LARGO, Fla. - A judge upheld the original sentence Tuesday of life in prison for Nicholas Lindsey, convicted of shooting St. Petersburg police officer Dave Crawford in February, 2011.
He was 16 at the time. Since then, the US Supreme Court ruled that life without parole for juveniles isn't constitutional, mandating other factor's be considered.
Powerful statements were given Monday by some of the people closest to Officer Dave Crawford. All of them explained to the judge why Nicholas Lindsey should spend the rest of his days behind bars.
"My last text from him was me saying, 'Be safe dad I love you,' to which he immediately replied, 'I will sweetheart, I love you too.' That was one hour before Lindsey went to shooting him, as he put it," Dave's daughter, Amanda Crawford said.
And Crawford's former partner, who still wears his badge around his neck, also had something to say.
"I know that according to my faith I'm supposed to forgive you. I do not know that i will ever be able to do that," Stu Crisco said.
"Every single shot he fired was exactly where he aimed it at the body of Officer Crawford. He knew exactly what he was doing," Assistant State Attorney, Jim Hellickson.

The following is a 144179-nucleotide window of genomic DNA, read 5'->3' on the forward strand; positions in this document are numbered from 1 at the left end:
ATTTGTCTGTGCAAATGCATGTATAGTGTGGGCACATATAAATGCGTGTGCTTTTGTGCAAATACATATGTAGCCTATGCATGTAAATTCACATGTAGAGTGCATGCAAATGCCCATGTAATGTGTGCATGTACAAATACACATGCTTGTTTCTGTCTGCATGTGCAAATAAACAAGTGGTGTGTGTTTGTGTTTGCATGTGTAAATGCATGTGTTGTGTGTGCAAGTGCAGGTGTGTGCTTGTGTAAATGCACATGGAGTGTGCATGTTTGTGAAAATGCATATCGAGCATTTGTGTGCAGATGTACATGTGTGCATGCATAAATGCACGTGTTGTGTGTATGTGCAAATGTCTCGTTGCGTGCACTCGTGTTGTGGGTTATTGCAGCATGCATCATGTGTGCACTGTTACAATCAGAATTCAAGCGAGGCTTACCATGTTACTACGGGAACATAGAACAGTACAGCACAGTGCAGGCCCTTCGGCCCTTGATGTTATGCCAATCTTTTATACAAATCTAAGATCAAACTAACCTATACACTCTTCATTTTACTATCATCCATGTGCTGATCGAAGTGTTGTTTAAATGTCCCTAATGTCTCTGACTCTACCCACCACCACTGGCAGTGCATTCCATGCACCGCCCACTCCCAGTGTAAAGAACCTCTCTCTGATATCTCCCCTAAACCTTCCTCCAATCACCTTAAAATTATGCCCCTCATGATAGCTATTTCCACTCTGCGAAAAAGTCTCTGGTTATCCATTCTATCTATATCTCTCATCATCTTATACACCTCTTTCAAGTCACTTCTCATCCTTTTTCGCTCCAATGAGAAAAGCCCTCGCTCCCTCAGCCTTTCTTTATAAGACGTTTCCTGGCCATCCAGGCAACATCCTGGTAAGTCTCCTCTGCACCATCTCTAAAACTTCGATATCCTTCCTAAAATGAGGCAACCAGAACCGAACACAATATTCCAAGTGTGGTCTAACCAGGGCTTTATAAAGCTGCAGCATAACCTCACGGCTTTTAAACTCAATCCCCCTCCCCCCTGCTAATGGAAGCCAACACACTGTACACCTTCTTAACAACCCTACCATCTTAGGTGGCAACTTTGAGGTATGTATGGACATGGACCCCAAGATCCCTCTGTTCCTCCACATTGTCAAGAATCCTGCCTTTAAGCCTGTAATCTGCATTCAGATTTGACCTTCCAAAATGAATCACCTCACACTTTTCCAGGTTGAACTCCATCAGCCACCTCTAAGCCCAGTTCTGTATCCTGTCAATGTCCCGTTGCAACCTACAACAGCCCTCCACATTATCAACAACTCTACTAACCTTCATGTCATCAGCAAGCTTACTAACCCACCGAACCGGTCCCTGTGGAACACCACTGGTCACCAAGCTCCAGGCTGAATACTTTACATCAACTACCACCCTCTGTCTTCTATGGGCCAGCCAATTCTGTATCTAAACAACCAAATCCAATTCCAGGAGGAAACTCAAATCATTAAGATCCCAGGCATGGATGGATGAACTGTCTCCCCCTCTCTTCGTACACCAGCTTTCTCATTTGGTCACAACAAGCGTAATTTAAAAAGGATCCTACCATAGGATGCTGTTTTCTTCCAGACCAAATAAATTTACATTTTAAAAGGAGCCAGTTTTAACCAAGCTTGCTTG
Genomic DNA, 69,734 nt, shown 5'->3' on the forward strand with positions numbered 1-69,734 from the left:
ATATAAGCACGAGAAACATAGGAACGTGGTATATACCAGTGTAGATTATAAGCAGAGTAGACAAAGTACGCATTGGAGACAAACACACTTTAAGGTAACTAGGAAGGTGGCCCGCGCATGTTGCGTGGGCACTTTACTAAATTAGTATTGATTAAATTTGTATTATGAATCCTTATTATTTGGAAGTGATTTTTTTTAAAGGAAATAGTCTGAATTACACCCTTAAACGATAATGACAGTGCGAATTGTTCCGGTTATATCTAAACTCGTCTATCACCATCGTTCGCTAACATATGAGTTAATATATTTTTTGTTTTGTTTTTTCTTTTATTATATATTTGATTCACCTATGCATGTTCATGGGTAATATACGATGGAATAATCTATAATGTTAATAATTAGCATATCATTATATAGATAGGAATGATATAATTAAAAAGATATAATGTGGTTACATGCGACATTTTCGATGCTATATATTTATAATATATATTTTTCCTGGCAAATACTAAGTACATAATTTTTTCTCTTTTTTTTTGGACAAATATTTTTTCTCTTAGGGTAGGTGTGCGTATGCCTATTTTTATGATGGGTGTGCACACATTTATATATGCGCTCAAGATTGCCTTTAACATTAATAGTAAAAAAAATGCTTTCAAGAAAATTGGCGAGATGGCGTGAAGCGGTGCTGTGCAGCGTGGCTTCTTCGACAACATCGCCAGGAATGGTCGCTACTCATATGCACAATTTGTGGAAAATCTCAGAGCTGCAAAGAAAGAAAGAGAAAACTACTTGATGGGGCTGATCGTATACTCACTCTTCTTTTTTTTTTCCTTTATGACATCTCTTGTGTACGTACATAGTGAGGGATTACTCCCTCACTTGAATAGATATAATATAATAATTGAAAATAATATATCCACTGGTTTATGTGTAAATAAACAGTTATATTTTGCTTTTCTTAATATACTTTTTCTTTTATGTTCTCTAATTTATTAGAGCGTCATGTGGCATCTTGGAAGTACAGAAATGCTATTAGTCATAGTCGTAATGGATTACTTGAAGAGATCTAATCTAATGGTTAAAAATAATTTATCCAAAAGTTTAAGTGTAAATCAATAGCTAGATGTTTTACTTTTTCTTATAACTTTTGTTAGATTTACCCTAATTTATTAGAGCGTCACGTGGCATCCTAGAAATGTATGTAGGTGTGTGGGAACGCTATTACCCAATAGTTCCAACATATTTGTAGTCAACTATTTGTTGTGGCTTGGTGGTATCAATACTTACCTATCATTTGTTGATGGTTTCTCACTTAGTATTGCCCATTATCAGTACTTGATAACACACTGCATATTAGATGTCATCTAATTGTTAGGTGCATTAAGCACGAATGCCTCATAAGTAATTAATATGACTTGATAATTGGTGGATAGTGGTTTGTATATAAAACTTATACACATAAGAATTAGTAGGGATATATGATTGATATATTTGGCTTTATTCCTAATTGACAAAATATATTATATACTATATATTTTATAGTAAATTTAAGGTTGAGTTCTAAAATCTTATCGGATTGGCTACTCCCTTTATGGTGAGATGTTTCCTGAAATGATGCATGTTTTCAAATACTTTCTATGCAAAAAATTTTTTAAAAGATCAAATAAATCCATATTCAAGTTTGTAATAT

The defense offered a different side.
"He's a bubbly kid, he's kind of shy," Joe Lindsey, Nicholas Lindsey's great uncle.
A child, growing up in a rough neighborhood, exposed to domestic abuse, suffering from various physical and mental health issues. All things the defense says should be considered given the Supreme Court's ruling.
"I think it's more likely than not that he fired impulsively out of fear," forensic psychologist, Richard Carpenter said.
None of which matters, though, to those who love and miss Dave the most.
"I hope that you live to be a very old man locked up and everyday you are locked away you can think about the choices you made that night and all the things you miss but most importantly all of the things that Dave missed," Crisco said.
In the end, the judge ordered the 18-year-old back to prison for life.